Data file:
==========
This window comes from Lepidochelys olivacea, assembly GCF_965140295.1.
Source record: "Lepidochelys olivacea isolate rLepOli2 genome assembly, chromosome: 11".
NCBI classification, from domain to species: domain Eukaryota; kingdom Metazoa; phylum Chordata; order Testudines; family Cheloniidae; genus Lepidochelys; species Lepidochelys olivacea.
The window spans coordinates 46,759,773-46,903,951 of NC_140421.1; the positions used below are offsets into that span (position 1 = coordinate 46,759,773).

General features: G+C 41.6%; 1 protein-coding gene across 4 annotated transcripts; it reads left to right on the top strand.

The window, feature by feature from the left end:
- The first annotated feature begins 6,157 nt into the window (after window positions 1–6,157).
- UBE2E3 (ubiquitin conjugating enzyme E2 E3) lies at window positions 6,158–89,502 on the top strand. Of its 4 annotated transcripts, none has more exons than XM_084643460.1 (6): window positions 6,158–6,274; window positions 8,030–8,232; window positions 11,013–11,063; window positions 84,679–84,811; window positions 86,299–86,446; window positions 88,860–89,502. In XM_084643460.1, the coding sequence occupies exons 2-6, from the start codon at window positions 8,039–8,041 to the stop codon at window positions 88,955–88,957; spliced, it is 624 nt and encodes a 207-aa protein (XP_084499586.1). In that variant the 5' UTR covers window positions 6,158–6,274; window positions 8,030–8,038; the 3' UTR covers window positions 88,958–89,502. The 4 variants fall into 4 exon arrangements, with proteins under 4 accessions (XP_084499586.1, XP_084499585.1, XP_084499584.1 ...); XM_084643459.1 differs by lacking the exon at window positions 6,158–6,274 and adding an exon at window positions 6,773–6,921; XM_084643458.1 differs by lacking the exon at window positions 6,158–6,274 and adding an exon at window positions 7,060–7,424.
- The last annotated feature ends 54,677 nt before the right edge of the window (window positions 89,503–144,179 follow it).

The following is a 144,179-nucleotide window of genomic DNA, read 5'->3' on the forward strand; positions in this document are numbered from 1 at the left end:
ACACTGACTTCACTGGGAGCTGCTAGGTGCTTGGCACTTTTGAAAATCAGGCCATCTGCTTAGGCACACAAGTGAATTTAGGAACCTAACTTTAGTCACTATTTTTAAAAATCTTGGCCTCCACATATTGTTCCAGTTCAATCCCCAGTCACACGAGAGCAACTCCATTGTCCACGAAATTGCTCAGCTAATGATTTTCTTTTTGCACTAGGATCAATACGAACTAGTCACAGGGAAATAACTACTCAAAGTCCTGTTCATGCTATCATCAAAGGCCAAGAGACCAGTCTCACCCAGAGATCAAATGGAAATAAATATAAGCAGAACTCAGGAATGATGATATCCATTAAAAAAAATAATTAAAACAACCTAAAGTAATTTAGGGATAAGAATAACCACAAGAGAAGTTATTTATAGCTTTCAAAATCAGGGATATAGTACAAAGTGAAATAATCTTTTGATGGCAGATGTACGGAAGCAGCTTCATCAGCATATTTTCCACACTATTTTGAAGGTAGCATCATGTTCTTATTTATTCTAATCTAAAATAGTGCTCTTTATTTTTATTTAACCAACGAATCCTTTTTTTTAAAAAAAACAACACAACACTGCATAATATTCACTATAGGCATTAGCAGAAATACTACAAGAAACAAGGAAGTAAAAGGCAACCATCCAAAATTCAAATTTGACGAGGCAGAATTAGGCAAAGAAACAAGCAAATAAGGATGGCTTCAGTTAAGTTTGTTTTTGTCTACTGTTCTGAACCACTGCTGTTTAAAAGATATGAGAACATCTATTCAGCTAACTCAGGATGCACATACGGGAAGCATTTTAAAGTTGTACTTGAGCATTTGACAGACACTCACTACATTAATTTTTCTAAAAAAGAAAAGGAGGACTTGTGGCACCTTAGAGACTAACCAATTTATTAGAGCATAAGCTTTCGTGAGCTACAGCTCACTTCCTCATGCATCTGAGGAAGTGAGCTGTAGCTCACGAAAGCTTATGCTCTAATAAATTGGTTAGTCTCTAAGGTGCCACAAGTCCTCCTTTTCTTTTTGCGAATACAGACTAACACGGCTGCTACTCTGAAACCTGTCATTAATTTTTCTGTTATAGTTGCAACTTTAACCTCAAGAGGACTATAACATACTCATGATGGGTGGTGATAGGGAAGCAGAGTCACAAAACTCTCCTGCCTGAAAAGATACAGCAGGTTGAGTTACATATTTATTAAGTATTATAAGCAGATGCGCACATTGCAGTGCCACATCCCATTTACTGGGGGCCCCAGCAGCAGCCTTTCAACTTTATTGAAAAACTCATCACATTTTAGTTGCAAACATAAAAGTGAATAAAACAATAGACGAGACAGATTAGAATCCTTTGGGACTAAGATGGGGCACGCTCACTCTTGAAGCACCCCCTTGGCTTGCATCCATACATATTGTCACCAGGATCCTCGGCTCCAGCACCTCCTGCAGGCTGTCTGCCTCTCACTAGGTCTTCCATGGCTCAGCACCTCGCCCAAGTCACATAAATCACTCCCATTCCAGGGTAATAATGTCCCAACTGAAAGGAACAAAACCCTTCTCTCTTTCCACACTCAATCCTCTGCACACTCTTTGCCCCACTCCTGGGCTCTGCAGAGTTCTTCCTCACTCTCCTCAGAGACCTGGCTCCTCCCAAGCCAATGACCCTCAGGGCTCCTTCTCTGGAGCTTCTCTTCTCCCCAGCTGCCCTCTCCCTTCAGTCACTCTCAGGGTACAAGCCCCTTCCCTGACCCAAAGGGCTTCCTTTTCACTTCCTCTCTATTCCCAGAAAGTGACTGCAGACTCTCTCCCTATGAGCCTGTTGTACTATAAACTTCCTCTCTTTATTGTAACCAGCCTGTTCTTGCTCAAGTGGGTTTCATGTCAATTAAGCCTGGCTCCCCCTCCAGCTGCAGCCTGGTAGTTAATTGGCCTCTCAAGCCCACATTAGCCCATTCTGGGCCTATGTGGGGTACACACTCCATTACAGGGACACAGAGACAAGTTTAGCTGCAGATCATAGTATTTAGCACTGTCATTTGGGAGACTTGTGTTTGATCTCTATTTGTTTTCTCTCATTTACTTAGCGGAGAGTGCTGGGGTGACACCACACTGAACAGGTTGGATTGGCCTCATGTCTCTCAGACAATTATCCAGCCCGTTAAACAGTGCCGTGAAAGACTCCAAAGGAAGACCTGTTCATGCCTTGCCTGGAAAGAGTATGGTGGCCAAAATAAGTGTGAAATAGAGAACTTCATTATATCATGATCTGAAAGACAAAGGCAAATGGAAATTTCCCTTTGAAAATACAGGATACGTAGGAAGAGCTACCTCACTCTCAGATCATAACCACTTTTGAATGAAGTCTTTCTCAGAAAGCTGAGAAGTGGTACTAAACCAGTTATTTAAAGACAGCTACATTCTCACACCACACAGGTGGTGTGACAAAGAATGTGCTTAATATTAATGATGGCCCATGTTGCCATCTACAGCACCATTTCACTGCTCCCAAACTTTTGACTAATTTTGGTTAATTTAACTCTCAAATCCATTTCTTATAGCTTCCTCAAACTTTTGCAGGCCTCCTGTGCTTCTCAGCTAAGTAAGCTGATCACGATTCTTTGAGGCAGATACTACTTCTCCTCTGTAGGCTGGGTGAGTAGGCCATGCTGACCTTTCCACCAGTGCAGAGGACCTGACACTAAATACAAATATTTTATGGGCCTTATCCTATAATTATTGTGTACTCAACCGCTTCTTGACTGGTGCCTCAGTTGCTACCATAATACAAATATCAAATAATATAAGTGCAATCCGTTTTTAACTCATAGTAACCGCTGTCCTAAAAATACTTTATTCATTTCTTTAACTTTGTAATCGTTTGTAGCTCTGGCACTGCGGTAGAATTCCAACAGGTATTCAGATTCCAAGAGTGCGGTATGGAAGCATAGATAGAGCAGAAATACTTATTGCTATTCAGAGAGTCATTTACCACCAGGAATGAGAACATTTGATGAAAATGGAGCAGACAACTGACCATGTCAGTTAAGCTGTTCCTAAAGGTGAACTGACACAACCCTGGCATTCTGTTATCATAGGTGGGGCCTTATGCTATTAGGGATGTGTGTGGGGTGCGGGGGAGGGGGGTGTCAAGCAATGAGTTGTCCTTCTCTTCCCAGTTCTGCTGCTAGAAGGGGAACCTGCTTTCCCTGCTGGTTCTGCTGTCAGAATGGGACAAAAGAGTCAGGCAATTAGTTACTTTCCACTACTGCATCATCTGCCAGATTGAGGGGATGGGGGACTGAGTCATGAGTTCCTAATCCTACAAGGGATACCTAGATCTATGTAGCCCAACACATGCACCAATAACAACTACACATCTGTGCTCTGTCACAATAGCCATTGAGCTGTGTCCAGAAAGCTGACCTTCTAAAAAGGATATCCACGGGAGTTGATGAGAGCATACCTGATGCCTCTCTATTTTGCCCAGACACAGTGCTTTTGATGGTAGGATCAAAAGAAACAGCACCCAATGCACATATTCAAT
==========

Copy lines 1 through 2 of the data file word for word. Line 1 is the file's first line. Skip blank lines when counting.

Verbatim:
This window comes from Lepidochelys olivacea, assembly GCF_965140295.1.
Source record: "Lepidochelys olivacea isolate rLepOli2 genome assembly, chromosome: 11".